Orientation of Languages in Localization
Why are some languages written from left-to-right and some from right-to-left? Do you know some are even written vertically? This has to do with the evolution of languages over the years. This plays an important part in localization and if you are a part of this industry and intend to know more about orientation of languages, read on.
Language is an important component of Localization. Translators who assist through the localization process should be well versed with the socio, geo-political, cultural and historical value of a local language. If one is looking to expand business away from the comforts of their geographic zones, they have to be ready to adapt the rules of the foreign language, which sometimes may not suit their tastes. Today there are around 6,500 languages known to be spoken by people all over the world. This in itself explains the scope and extent ones business has in the global scenario. There definitely lies a golden opportunity awaiting but not without potential discomforts of language orientation.
Before we proceed further, here is a fact file on world languages.
Moving back to the subject, adapting to a new language and the way it is written is a difficult task. Not only do the translators face the heat for learning the grammar they also have to take care of the style and other aspects. While most languages are written from left-to-right (LTR), some are also written from right-to-left (RTL). The catch is that translators have to put in extra efforts to master the art and skills of RTL languages, which is an arduous task.
Being in the translation industry can be thrilling! Apart from the mundane job of translating a language, translators are exposed to various other learning perks attached with the language. They get to feel the new language as a separate entity as well as within the cultural and historical frameworks. Technology has taken a big leap today and is offering favorable conditions for work opportunities and business expansions. Mobile apps and desktop versions are locked in a fierce battle to win over each other. This however, has opened the floodgates of opportunities for businesses and translators. If reports are to be believed then the demand for mobile apps in the following languages is getting stronger by the day. English (28%), Spanish (15%), Simplified Chinese (12%), Japanese (5%), Korean (4%), French (4%), German (3%), Italian (2%), Portuguese are most wanted languages on handhelds. On the other hand, popular languages for website users include English (26.8%), Chinese (24.2%), Spanish (7.8%), Japanese (4.7%), Portuguese (3.9%), German (3.6%), Arabic (3.3%), French (3.0%), Russian (3.0%), Korean(2.0%), and others (17.8%).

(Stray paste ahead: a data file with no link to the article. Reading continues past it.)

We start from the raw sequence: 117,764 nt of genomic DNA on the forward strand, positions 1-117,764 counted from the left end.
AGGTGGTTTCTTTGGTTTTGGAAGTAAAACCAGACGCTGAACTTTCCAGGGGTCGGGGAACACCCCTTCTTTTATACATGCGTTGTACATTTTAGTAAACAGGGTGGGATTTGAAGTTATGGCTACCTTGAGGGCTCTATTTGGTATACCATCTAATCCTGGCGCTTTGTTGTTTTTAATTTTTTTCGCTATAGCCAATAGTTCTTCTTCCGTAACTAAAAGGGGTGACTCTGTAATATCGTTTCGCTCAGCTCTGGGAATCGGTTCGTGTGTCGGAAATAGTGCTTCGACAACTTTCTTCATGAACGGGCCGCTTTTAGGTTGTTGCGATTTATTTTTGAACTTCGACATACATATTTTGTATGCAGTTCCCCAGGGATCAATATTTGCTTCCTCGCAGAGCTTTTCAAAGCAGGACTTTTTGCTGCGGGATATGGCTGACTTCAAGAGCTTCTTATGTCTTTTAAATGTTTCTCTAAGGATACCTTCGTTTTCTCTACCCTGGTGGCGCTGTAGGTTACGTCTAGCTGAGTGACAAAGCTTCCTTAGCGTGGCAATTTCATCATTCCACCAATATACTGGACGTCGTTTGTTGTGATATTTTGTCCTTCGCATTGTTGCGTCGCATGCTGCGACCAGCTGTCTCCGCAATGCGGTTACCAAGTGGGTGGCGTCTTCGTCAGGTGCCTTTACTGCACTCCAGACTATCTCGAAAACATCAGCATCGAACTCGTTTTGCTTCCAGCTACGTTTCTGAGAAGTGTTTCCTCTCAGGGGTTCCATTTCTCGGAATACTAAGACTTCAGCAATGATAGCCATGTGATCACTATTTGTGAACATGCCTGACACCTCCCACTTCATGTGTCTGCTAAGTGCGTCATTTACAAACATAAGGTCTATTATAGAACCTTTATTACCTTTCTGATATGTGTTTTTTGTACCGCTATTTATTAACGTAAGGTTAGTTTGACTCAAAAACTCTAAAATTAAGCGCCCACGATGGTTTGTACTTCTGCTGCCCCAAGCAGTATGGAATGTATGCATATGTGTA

Surprisingly Arabic shares a 3.3% market share! Arabic, is a popular language spoken by more than 290 million people in Asia and Africa. It belongs to RTL category. Other languages that fall in this category include Hebrew, Mandaen and Syriac. All these four languages have derived their scripts from Aramaic. Another language Samaritan falls in the RTL group but derives its script from Proto-Hebrew. Farsi and Urdu also belong to RTL group.
Twitter, the popular social media platform comes in 28 languages and interesting supports right-to-left text and hashtags. Like twitter, businesses with a global eye aim to be language friendly and thus are working hard to uncomplicate the complexities of RTL languages. However, have you ever wondered why do languages differ in orientation? Isn’t it interesting that some languages are written from left-to-write while some are written from right-to-left and some are written horizontally?
The debate is still on to figure out the real intention of writing certain languages from RTL. However, Chinese and Japanese are two popular languages written horizontally or vertically. The theory behind these languages is that they are based on characters rather than letters and hence are written differently than LTR or RTL languages.
It is essential that businesses that wish to spread their wings in other countries make their websites and mobile apps a non-English friendly space. This helps serve two purposes in one go – inform and entice!